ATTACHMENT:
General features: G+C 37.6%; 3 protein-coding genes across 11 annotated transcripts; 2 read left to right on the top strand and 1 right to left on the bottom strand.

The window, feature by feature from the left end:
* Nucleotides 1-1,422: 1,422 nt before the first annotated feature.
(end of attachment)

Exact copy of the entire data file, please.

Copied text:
General features: G+C 37.6%; 3 protein-coding genes across 11 annotated transcripts; 2 read left to right on the top strand and 1 right to left on the bottom strand.

The window, feature by feature from the left end:
* Nucleotides 1-1,422: 1,422 nt before the first annotated feature.